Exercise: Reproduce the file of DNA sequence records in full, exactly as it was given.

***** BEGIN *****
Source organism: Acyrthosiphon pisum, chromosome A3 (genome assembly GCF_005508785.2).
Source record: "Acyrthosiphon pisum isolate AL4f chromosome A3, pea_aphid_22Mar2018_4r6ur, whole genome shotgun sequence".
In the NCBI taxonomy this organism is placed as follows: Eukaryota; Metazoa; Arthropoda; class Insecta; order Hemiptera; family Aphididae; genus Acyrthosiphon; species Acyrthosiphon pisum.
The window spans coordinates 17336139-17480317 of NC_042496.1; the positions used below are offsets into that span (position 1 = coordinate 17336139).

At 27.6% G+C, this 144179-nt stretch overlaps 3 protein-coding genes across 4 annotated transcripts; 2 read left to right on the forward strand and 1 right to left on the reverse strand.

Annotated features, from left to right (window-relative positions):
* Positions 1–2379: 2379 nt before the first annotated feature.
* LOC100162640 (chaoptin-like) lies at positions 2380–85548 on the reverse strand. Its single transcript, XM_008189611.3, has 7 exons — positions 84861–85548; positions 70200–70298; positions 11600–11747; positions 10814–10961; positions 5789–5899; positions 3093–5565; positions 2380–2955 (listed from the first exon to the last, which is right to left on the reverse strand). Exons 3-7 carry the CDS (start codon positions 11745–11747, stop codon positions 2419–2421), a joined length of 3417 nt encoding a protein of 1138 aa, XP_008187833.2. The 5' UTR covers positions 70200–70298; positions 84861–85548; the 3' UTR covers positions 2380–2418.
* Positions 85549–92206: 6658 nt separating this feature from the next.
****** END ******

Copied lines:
Source organism: Acyrthosiphon pisum, chromosome A3 (genome assembly GCF_005508785.2).
Source record: "Acyrthosiphon pisum isolate AL4f chromosome A3, pea_aphid_22Mar2018_4r6ur, whole genome shotgun sequence".
In the NCBI taxonomy this organism is placed as follows: Eukaryota; Metazoa; Arthropoda; class Insecta; order Hemiptera; family Aphididae; genus Acyrthosiphon; species Acyrthosiphon pisum.
The window spans coordinates 17336139-17480317 of NC_042496.1; the positions used below are offsets into that span (position 1 = coordinate 17336139).

At 27.6% G+C, this 144179-nt stretch overlaps 3 protein-coding genes across 4 annotated transcripts; 2 read left to right on the forward strand and 1 right to left on the reverse strand.

Annotated features, from left to right (window-relative positions):
* Positions 1–2379: 2379 nt before the first annotated feature.
* LOC100162640 (chaoptin-like) lies at positions 2380–85548 on the reverse strand. Its single transcript, XM_008189611.3, has 7 exons — positions 84861–85548; positions 70200–70298; positions 11600–11747; positions 10814–10961; positions 5789–5899; positions 3093–5565; positions 2380–2955 (listed from the first exon to the last, which is right to left on the reverse strand). Exons 3-7 carry the CDS (start codon positions 11745–11747, stop codon positions 2419–2421), a joined length of 3417 nt encoding a protein of 1138 aa, XP_008187833.2. The 5' UTR covers positions 70200–70298; positions 84861–85548; the 3' UTR covers positions 2380–2418.
* Positions 85549–92206: 6658 nt separating this feature from the next.